Teachers Think About Teaching

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          With our son starting school yesterday, we just had to take a look at this whole schooling thing. Who knew that people took education so seriously? 
  

          Paul says: I am a layperson. I may spout great wisdoms based on my experiences in my own therapy and my happy coexistence with a wife who is a therapist but when it comes right down to it, I am still just some guy that has learned a lot over his life. So this means that I still get surprised by stuff occasionally.


          It happened recently when Lee and I were discussing educational approaches with our friend, Nadine, and she had both knowledge and opinion on the subject. She is a kindergarten teacher and what impressed me was the fact that she had studied this stuff and really found it important.


          I know that it sounds silly and a bit arrogant but I knew that Nadine had a master in education but I really had no idea what she learned getting this degree. Now that I have confessed my lack of knowledge, I will impart to you what I learned about educational approaches as a result. (Since I was obviously pretty stupid and at least mildly offensive, I got quite the lesson. I will try to boil it down to a few lines since you are smarter and less obnoxious then me.


          Even I have heard of the Montessori approach to learning. If you go to the official Montessori site, one of the first things that they tell you is that the word Montessori in not copyrighted and anyone can call themselves a Montessori teacher. So watch out. As far as the actual approach, they believe in work, which I think is brilliant. Let’s face it, it is work. Coloring in the lines in no less difficult to a kindergartener than adding a column of numbers is to an accountant. Montessori is child driven education with the kids learning at their pace and with the help of other kids. From reading the parent bulletin boards , the impression  is that Montessori really works well for bright kids that are neither shy nor outgoing. Since Montessori values quite self-driven motivation, shy kids tend to be overshadowed and outgoing kids tend to be troublemakers. Child to teacher ratio tends to be high since the children are encouraged to handle their own learning.


          The teaching approach that got me all lectured at was the Reggio Emilia model because the school that our youngest started at yesterday follows that approach. Rick has the learning style of Bacchus, loud and overindulgent, so Montessori is definitely out for him. Apparently, the Reggio Emilia approach is the nanobot technology of education in that it is all kinds of cutting edge. For example, Google has a complex for their bazillion employees that they call the Googleplex. Of course, the Googleplex has a day care/school and, you guessed it, they follow the Reggio Emilia approach.  For the Reggio Emilia people, kids learn because they like learning stuff. Every parent knows that children are all infected with some level of OCD. When they decide that they like something, nothing in heaven or earth will dissuade them. So what they do is build whole lessons around these likes. Ricky like trains so he will learn letters by spelling train, colors from coloring trains, science from locomotion… you get the idea. Ricky is going to become a little train specialist. Also, the other big deal is the level of communication. They communicate the ’experiences’ of the child every day plus project documentation and scrapbooks and anything else that they can think of.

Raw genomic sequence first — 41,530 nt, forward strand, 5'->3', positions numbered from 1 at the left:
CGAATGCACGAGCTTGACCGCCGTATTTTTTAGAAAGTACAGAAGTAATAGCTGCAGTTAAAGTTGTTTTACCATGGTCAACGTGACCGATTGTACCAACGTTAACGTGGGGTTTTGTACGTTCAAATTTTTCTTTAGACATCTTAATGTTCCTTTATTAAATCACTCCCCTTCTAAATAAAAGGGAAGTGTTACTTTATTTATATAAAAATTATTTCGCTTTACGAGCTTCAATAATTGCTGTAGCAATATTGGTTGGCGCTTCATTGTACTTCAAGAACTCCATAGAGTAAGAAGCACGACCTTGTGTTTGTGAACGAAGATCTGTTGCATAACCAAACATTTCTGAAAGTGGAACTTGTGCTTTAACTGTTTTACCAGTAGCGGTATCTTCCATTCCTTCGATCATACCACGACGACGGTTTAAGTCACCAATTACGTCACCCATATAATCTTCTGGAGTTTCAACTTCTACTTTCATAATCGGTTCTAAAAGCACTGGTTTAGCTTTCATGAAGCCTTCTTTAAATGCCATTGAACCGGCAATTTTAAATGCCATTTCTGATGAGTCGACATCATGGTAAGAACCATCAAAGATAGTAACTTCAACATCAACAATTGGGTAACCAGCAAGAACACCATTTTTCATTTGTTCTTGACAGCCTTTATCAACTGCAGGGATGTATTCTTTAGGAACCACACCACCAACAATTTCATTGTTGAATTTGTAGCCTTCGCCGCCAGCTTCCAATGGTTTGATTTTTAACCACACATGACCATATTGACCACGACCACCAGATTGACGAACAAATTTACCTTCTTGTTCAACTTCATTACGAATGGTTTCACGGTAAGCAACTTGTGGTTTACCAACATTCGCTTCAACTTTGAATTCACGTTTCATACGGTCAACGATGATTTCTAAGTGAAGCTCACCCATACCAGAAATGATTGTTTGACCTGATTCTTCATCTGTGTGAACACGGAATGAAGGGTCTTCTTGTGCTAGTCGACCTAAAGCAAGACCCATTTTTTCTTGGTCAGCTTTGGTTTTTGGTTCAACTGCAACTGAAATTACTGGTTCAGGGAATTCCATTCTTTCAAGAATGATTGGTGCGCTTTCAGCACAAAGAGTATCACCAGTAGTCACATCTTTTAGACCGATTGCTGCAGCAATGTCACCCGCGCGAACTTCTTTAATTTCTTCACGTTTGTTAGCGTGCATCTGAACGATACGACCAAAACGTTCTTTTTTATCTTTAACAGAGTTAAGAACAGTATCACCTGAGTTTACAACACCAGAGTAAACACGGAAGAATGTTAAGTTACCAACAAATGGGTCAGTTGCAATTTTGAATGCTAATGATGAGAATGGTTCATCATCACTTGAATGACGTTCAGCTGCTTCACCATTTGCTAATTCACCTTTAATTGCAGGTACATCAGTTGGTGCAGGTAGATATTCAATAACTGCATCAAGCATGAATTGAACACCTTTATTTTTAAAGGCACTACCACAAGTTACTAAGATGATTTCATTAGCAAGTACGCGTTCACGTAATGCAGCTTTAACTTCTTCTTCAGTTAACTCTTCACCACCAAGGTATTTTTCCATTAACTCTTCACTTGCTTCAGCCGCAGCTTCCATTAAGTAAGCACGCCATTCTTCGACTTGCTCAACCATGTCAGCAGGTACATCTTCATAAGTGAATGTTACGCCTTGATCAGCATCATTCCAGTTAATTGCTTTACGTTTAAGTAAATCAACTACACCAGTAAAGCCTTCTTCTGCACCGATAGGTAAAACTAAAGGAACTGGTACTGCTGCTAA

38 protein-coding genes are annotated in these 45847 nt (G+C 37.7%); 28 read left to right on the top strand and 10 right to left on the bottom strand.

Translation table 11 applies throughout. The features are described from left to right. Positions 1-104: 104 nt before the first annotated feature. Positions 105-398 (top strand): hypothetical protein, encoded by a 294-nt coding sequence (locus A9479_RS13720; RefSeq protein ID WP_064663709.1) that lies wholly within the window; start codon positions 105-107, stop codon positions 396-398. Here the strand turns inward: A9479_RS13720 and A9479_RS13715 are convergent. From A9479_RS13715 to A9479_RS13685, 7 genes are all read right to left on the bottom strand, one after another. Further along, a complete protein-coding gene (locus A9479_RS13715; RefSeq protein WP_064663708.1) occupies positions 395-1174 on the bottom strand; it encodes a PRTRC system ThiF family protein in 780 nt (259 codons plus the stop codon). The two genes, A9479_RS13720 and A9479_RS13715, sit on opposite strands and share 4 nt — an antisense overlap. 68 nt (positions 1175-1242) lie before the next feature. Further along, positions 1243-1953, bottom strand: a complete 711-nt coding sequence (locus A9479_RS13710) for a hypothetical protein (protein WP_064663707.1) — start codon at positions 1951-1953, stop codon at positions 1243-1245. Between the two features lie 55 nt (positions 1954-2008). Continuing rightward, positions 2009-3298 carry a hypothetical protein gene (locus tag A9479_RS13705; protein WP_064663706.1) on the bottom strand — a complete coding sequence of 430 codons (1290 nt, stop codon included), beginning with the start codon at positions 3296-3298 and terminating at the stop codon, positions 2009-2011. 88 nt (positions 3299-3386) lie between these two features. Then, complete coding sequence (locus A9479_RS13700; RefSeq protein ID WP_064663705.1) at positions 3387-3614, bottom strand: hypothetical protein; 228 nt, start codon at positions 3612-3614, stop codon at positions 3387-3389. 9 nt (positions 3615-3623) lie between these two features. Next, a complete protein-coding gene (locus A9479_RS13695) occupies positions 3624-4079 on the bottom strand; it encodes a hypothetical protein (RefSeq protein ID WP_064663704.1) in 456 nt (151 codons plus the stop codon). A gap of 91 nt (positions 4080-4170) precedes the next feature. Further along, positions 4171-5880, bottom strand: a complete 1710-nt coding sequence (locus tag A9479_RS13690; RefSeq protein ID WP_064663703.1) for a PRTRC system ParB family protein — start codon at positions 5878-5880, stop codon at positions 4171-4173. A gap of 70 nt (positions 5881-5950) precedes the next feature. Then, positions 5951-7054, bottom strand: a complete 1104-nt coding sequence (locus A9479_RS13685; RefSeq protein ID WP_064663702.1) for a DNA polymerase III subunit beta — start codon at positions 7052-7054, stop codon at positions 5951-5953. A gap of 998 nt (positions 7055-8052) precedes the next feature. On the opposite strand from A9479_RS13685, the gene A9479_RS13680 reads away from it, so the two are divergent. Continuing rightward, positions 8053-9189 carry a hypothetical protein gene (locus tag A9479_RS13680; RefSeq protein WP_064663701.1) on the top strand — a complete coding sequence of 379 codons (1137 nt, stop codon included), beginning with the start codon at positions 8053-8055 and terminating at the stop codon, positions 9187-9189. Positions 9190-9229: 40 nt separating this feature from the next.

I can keep going because there are a billion different approaches, from some that are Quaker-like with faceless dolls and wood toys to super progressive hippies, but I’m not going to go through every one (mainly because I am typing this at a party and I want to go get my drink on).


          Bottom line is to know your child and know yourself. From there you can research schools and match one to your family’s needs.


          Lee says: Teaching and learning is as varied as wines. Stop and take a minute to educate yourself. No, we are not big supporters of home-schooling but we do believe in advocating for your kids and being supportive. I like that kids are being taught in different styles and encouraged to explore. Ricky can do that for 6 hours a day and be exhausted when he comes home.

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